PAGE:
Samuel Bowles is a renowned American economist who focuses on the issues of income distribution, microeconomics, economic theory, theory of institutions and behaviour economics. He holds a BA from Yale University, a PhD from Harvard University and is currently teaching and working at the Santa Fe Institute (New Mexico State) as the Director of the Behavioural Science Programme, while being Professor Emeritus at the University of Massachusetts in Amherst.
He started his presentation by highlighting that most questions relating to inequality and economics had either been left unanswered or had been wrongly answered, hence his relentless interest in inequality. He first became conscious of the latter’s omnipresence in his childhood as he was living with his family in India. He realized that he was an average student among his Indians colleagues. Why India was less developed than the US? Other forces beyond intellectual merit or effort were at work.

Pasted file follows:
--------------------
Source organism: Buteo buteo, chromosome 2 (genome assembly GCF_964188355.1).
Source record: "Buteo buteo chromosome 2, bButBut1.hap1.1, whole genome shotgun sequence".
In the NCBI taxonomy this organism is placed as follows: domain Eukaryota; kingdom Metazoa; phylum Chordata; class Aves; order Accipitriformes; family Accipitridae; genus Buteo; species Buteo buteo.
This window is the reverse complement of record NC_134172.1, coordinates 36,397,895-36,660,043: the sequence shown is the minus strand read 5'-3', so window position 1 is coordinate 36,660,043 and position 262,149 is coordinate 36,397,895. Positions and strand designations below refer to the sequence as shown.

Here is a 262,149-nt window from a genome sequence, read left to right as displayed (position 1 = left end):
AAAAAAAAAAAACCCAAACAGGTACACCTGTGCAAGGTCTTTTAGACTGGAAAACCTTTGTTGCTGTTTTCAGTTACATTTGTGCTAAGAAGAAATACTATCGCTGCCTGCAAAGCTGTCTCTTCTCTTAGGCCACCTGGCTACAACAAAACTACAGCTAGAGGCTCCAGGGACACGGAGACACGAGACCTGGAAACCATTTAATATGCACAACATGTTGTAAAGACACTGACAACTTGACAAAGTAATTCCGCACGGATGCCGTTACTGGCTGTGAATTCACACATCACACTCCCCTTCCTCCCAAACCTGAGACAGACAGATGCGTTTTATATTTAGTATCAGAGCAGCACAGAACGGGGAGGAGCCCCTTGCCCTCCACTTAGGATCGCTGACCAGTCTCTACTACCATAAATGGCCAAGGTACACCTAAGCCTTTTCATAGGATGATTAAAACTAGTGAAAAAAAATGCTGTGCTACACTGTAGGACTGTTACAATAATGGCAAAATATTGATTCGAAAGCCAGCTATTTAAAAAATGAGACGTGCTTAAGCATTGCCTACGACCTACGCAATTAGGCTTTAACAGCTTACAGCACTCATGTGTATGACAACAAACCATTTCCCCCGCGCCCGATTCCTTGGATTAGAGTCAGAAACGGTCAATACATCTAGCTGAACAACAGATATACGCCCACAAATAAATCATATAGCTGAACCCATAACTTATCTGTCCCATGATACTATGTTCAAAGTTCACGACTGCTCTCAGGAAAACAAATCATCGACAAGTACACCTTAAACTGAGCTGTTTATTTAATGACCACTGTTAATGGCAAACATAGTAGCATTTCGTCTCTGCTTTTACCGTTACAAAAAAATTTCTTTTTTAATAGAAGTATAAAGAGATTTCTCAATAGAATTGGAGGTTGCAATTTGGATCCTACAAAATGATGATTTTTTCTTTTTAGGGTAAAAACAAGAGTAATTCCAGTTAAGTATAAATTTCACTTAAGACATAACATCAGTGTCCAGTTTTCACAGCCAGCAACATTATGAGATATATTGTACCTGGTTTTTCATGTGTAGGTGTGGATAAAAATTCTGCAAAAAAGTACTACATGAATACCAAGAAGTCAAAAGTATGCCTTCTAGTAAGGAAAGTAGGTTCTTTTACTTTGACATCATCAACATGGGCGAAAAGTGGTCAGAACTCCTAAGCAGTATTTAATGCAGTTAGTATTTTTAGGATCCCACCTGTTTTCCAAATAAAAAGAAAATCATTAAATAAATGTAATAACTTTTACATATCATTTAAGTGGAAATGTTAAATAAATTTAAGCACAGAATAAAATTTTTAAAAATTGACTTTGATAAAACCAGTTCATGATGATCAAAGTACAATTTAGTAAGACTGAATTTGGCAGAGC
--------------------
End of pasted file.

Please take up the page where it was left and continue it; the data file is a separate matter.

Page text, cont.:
As he went on sharing anecdotes with the audience, he also mentioned his encounter with Martin Luther King in 1968, shortly before the latter’s murder, who had solicited him to write papers for the Poor People’s March. At the beginning of his career he was part of the very first group to ask for higher wages in the United States (that was successful when minimum wage was raised to US$8.50).